The Bruesewitz Effect

With relentless energy, excellent three point shooting and a mop of flaming hair trailing from his head, Mike Bruesewitz has quickly become a fan favorite at the NCAA Tournament.

MADISON — There is nothing like the NCAA Tournament to quickly make a folk hero out of a lesser-known player.

We can call it the Pittsnogle effect. Where an otherwise decent player — such as West Virginia's Kevin Pittsnogle — catches fire during March Madness, and with the aid of Sportscenter and Gus Johnson, becomes a sensation over night.

With his vibrant, blaze orange 'do, and 100 percent energy 100 percent of the time attitude, Badger forward Mike Bruesewitz is approaching Pittsnogle status. The sophomore forward first made waves for grabbing nine rebounds in 28 minutes and knocking down two three pointer to go with it against Belmont after spraining his knee just five days before. He followed up that performance by scoring 11 points and pulling down six rebounds against Kansas State. Combine the raw numbers with an energy most of us can't muster up on our best days, and it is easy to see why Brueser — excellent nickname? Check. — has quickly become a Tourney favorite.

One more good game against Butler today should fully push him into the Pittsnogle stratosphere.

For the Badgers, a team rarely associated with such cult status, Bruesewitz sticks out to head coach Bo Ryan for more than just his hair.

"I'm still about substance, not flash. I like my players to be that way," Ryan said.

"But Mike Bruesewitz is a guy who can stir the pot. I call him the mixer. And, you know, it's obvious that he really doesn't care what other people say, because I've said so many times anybody that would wear his hair like that obviously isn't concerned about his looks or anything other than how he plays. He concerns himself with the most important part of life, and that is what can I do, and I'm going to try like the dickens to do it well, and that's just the way I live my life."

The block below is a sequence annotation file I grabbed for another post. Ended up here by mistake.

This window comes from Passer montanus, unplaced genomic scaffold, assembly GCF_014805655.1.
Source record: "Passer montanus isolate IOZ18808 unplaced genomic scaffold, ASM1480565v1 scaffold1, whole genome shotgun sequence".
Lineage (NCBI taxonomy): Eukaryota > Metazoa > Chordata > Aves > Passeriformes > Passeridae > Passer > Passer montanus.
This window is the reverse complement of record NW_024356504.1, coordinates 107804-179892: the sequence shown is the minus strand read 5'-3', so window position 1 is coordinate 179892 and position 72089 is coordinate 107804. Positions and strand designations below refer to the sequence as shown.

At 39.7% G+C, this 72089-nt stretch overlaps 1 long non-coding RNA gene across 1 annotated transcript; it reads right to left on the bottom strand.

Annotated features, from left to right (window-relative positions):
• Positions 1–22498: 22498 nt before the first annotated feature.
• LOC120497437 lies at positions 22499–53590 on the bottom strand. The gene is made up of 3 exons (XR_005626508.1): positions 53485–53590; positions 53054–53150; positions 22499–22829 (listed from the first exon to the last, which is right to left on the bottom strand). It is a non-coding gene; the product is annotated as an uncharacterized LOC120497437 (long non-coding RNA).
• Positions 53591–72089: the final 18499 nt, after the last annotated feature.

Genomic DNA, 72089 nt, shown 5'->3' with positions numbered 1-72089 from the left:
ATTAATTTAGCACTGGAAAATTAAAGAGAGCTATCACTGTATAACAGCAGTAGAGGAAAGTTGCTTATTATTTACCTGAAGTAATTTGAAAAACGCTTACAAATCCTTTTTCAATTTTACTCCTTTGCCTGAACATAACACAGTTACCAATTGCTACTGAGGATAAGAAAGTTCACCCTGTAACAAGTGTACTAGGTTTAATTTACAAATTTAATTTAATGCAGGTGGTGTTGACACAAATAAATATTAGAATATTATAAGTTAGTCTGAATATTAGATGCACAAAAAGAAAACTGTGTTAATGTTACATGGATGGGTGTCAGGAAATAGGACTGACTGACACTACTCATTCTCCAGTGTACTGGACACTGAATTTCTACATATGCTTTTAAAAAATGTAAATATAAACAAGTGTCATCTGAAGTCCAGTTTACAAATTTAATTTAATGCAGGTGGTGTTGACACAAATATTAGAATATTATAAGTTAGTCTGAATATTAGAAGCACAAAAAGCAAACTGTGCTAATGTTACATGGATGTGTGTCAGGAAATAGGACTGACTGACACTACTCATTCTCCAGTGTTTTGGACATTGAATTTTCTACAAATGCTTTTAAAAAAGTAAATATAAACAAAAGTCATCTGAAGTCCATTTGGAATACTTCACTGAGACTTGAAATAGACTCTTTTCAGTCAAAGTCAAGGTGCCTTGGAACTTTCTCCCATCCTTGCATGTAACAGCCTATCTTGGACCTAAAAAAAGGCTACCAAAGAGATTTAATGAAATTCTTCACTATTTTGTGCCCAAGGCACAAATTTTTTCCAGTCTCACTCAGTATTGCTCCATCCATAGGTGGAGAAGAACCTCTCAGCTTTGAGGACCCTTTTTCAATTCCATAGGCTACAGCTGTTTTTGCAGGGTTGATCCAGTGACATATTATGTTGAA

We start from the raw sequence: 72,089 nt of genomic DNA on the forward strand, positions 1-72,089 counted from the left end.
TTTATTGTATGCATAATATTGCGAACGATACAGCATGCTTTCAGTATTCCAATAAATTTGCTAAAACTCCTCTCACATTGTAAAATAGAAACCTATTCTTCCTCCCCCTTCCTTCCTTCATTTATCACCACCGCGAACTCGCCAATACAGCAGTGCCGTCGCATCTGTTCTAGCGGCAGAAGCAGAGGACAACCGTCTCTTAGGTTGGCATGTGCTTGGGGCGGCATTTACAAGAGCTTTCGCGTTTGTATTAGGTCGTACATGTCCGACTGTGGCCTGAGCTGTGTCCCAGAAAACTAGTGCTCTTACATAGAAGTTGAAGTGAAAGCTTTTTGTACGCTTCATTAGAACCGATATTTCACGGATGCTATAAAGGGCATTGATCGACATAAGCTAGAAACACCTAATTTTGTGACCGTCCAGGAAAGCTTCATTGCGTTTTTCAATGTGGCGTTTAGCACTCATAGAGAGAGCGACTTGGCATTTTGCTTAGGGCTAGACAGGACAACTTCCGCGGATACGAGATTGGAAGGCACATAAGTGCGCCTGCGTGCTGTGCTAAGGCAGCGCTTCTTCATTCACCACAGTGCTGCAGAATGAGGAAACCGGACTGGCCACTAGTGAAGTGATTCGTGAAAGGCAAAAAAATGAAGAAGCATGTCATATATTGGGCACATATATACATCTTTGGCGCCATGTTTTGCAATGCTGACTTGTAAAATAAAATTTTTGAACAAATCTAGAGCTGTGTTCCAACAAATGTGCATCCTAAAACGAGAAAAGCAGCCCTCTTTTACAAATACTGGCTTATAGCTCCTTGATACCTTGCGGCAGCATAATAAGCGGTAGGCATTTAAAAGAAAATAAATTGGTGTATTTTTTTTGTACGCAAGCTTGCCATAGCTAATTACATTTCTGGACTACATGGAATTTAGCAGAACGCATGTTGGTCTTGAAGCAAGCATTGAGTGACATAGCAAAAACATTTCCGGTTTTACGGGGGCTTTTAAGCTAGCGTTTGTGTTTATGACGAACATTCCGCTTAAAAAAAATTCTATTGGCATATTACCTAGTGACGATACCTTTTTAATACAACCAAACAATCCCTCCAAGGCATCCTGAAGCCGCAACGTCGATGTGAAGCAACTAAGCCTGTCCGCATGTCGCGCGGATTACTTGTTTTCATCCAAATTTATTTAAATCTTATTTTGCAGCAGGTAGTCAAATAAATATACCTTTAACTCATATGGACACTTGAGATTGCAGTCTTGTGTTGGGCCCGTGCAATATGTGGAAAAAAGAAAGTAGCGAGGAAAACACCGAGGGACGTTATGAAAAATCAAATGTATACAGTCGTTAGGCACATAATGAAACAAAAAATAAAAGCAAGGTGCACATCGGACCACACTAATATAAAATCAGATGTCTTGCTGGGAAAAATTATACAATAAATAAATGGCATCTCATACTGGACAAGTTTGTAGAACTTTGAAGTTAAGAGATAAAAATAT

Bruesewitz value can be seen in the energy of his teammates as well.

With a sophomore trying that hard for that long, Bruesewitz pushes his fellow Badgers to play harder just by doing his own thing.

"He's tough to deal with on the court. And off the court, you know, he's got a heck of a personality. He's a pretty exciting kid to be around. He's definitely different. So it's fun to have him on the team," UW point guard Jordan Taylor said.

"He's an inspiration to all the guys on the team that way, because no one, no one has outworked him," Ryan added.

When asked where he get's such a tenacity for the game, Bruesewitz will tell a story any reporter who has covered the team for more than a week will know.

Growing up, he used to play with his dad and older brother in "old man gym." And as usually the smallest guy on the floor, not to mention the youngest, Bruesewitz said he knew he had to go and get the ball on his own if he wanted to touch it at all.

Thus his relentless work on the boards was created.

"I think a lot of times people see the high energy on the floor," Bruesewitz said. "If guys are down, especially in practice, I'll try to do something to spark it, make it a little bit better practice. Off the floor, I am probably a little bit more relaxed."

There is one guy Bruesewitz inevitably get's compared to as another Bo Ryan disciple:

Joe Krabbenhoft.

Ryan wouldn't compare the two other than to drift off to a scenario of them both playing for UW at the same time.

"It's just a shame that the two of them couldn't have been here at the same time, Joe Krabbenhoft and Mike Bruesewitz, there would have been some really interesting practices," Ryan said.

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